Asian shares mixed in muted trading ahead of US Fed meeting

An investor plays a mobile chess game while watching stock prices at a brokerage in Beijing, China, Tuesday, March 19, 2019. Asian shares are mixed in muted trading as investors await the U.S. Federal Reserve meeting later in the week. (AP Photo/Ng Han Guan)
FILE- In this Jan. 30, 2019, file photo specialist Jeffrey Berger works at his post as a television screen on the floor of the New York Stock Exchange shows the rate decision of the Federal Reserve. The message the Federal Reserve is poised to send on Wednesday, March 20, when its latest policy meeting ends this week is a soothing one. It reflects an abrupt shift in tone since the start of the year in the face of a slowdown in the United States and abroad, persistently tame inflation and a nervous stock market. (AP Photo/Richard Drew, File)

TOKYO — Asian shares were mixed in muted trading Tuesday as investors awaited the U.S. Federal Reserve meeting later in the week.

Japan's benchmark Nikkei 225 lost 0.3 percent to 21,528.23 in early trading. Australia's S&P/ASX 200 edged down 0.1 percent to 6,182.10. South Korea's Kospi inched down less than 0.1 percent to 2,178.91. Hong Kong's Hang Seng rose nearly 0.1 percent to 29,429.99, while the Shanghai Composite gained 0.3 percent to 3,104.89.

U.S. stock indexes finished modestly higher Monday, extending the market's solid gains from a rally last week.

The S&P 500 gained 10.46 points, or 0.4 percent, to 2,832.94. The benchmark index is now up 13 percent for 2019 so far, which is a bigger gain than it's had in four of the last five full years. The Dow Jones Industrial Average rose 65.23 points, or 0.3 percent, to 25,914.10.

The Nasdaq composite added 25.95 points, or 0.3 percent, to 7,714.48. The Russell 2000 index of smaller-company stocks picked up 10.39 points, or 0.7 percent, to 1,563.93.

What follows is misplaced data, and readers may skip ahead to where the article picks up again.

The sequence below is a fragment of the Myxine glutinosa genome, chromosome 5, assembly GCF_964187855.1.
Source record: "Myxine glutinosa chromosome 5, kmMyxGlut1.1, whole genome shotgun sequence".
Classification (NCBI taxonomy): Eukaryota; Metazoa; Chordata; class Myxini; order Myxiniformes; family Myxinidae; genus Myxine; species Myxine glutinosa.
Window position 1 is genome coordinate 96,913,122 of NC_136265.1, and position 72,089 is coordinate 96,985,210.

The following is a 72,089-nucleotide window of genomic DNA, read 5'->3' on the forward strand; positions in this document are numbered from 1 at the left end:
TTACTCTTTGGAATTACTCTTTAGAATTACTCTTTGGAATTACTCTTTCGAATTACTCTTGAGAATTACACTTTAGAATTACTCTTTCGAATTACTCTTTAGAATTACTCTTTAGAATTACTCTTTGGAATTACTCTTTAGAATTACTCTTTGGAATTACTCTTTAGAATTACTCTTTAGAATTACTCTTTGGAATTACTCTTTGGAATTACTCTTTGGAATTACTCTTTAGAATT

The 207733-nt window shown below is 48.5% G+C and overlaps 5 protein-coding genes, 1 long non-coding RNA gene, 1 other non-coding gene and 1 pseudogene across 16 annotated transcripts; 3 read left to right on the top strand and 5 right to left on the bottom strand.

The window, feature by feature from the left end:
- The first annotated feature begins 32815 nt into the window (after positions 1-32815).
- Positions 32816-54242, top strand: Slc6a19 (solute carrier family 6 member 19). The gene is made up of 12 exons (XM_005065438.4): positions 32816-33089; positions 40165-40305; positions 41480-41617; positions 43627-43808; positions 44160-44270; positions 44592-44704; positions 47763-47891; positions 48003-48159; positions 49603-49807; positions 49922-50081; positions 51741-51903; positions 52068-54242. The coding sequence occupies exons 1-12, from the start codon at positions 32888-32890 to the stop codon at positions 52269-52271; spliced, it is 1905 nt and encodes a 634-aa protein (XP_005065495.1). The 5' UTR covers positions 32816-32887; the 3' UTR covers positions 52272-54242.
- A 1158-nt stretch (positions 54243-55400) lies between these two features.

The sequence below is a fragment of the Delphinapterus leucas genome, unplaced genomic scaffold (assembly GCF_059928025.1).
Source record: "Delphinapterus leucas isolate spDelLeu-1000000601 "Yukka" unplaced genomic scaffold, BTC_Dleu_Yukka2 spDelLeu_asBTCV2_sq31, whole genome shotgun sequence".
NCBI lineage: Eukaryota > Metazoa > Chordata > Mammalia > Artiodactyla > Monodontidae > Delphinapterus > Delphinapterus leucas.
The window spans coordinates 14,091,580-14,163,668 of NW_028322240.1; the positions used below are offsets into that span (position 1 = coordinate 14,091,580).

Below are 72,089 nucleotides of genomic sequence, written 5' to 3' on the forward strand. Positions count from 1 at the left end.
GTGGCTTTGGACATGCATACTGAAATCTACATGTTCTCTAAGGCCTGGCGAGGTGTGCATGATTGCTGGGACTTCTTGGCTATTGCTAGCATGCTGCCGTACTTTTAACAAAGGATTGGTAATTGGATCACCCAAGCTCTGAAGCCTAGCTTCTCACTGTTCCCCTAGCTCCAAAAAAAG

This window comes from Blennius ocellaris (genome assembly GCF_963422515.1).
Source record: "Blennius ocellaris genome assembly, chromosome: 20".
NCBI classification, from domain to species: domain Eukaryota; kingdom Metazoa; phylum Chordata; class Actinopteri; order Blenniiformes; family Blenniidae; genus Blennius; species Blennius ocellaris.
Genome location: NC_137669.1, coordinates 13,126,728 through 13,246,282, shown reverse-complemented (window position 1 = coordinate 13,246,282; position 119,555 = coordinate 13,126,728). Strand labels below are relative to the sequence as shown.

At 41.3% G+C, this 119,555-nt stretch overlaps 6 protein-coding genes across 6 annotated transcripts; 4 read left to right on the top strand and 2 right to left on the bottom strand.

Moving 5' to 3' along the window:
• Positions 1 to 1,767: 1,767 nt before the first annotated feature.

On market players' mind is the Federal Reserve meeting later in the week, and speculation it may slow its pace of increases for interest rates. The worry in December was that the central bank would raise rates too fast in the face of a slowing global economy and choke off growth. The Fed will meet to discuss interest-rate policy this week, with an announcement scheduled for Wednesday, but economists expect it to announce no change to rates.

Some economists say the Fed could release documents Wednesday that would suggest one rate increase in 2019, or possibly zero, after the Fed raised rates four times in 2018 and three times in 2017.

ENERGY: Benchmark U.S. crude oil slipped 3 cents to $59.06 a barrel. It rose 1 percent to $59.09 a barrel Tuesday. Brent crude gained 1 cent to $67.55 a barrel.

CURRENCIES: The dollar fell to 111.21 yen from 111.56 yen Monday. The euro strengthened to $1.1341 from $1.1335.

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AP Business Writers Stan Choe and Alex Vega contributed to this report.

Yuri Kageyama is on Twitter at https://twitter.com/yurikageyama

On Instagram at https://www.instagram.com/yurikageyama/?hl=en

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